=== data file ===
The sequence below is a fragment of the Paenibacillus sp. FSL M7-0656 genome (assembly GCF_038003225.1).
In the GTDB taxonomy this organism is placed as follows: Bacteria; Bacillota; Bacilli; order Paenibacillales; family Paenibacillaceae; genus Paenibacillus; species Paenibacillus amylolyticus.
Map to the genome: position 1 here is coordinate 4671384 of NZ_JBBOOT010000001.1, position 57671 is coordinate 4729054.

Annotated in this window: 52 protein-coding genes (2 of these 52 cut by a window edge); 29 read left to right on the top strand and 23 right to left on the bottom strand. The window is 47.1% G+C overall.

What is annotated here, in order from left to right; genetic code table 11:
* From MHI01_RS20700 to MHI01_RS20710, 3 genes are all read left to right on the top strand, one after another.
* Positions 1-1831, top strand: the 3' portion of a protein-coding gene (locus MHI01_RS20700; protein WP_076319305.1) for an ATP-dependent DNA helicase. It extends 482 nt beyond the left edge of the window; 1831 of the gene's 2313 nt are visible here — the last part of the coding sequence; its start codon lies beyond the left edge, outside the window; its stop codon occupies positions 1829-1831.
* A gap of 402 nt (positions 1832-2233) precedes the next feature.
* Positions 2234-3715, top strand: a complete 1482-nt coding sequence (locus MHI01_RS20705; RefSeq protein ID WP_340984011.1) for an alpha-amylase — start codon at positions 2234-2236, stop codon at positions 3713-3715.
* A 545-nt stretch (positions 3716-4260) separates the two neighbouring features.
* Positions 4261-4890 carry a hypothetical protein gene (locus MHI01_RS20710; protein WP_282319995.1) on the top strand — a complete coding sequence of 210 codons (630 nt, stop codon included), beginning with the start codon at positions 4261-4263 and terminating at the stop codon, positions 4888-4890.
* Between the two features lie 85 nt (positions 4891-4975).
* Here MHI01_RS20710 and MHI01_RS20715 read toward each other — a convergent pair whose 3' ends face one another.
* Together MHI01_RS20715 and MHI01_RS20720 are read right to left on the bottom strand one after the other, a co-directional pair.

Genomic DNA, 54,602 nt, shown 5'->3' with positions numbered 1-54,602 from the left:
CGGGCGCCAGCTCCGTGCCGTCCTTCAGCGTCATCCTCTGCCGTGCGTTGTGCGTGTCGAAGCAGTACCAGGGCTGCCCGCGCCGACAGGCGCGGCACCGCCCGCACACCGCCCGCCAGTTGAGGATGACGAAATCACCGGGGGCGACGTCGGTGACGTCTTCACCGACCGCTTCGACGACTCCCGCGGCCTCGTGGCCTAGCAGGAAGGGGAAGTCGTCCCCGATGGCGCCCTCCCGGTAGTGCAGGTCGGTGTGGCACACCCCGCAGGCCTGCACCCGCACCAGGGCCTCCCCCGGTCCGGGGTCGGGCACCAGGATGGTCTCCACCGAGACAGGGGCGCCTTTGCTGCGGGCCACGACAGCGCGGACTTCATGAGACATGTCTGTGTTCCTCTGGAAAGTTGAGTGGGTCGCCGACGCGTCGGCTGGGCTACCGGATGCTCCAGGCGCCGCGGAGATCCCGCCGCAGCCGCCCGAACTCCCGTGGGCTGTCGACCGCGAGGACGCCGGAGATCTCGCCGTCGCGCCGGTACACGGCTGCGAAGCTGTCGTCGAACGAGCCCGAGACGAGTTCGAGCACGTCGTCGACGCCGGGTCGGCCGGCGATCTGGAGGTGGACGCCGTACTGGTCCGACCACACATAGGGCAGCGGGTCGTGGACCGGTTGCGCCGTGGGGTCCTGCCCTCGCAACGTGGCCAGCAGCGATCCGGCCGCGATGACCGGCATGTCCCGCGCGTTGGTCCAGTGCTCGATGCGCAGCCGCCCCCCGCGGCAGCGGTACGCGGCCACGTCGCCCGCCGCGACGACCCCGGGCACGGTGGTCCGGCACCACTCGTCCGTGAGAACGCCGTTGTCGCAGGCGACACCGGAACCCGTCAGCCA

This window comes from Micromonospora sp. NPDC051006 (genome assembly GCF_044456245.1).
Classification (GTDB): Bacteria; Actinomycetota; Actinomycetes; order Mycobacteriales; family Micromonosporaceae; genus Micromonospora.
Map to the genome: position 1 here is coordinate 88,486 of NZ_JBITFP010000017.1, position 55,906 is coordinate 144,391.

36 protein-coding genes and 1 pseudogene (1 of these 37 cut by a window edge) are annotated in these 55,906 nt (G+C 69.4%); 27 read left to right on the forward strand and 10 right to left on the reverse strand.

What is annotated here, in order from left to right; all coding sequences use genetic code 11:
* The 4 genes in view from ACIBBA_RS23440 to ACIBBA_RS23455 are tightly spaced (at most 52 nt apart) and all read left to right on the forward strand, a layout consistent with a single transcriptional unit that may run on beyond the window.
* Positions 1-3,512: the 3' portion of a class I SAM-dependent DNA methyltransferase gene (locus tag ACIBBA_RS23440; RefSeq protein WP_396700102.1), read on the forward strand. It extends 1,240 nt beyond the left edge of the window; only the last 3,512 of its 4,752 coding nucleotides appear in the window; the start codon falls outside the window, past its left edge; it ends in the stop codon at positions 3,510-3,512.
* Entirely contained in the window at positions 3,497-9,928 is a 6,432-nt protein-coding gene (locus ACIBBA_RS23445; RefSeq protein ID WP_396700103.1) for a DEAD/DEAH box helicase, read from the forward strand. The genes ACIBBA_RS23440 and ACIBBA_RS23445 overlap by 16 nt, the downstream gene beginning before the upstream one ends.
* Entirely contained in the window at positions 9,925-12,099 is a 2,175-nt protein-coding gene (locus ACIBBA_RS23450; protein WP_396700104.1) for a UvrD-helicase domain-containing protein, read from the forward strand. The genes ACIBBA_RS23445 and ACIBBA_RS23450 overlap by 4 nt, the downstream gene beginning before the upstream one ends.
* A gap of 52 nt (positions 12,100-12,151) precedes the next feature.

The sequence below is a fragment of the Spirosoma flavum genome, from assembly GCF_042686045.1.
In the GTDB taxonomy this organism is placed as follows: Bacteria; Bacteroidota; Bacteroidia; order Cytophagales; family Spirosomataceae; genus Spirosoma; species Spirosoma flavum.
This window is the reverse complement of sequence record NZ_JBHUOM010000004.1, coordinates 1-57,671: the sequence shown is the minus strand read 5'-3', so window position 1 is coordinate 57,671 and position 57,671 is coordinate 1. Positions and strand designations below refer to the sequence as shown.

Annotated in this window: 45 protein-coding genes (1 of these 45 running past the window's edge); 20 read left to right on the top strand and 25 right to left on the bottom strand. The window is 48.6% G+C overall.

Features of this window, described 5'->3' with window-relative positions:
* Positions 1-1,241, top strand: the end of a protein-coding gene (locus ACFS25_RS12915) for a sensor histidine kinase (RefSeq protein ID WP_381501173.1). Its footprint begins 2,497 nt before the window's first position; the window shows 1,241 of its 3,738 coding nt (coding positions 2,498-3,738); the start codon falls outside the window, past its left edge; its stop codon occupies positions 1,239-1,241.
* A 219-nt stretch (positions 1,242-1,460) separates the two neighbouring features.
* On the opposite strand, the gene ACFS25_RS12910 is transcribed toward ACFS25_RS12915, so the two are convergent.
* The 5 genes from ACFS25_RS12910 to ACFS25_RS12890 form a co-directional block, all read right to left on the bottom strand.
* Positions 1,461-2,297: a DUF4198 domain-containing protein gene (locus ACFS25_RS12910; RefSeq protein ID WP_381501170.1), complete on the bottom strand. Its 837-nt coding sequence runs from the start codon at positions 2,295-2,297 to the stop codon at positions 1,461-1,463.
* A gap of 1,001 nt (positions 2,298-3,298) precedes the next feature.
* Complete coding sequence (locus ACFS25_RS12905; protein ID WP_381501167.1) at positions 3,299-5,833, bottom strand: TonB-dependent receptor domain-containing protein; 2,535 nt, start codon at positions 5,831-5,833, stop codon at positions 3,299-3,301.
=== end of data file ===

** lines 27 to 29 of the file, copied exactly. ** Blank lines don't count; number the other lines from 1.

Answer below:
The sequence below is a fragment of the Spirosoma flavum genome, from assembly GCF_042686045.1.
In the GTDB taxonomy this organism is placed as follows: Bacteria; Bacteroidota; Bacteroidia; order Cytophagales; family Spirosomataceae; genus Spirosoma; species Spirosoma flavum.
This window is the reverse complement of sequence record NZ_JBHUOM010000004.1, coordinates 1-57,671: the sequence shown is the minus strand read 5'-3', so window position 1 is coordinate 57,671 and position 57,671 is coordinate 1. Positions and strand designations below refer to the sequence as shown.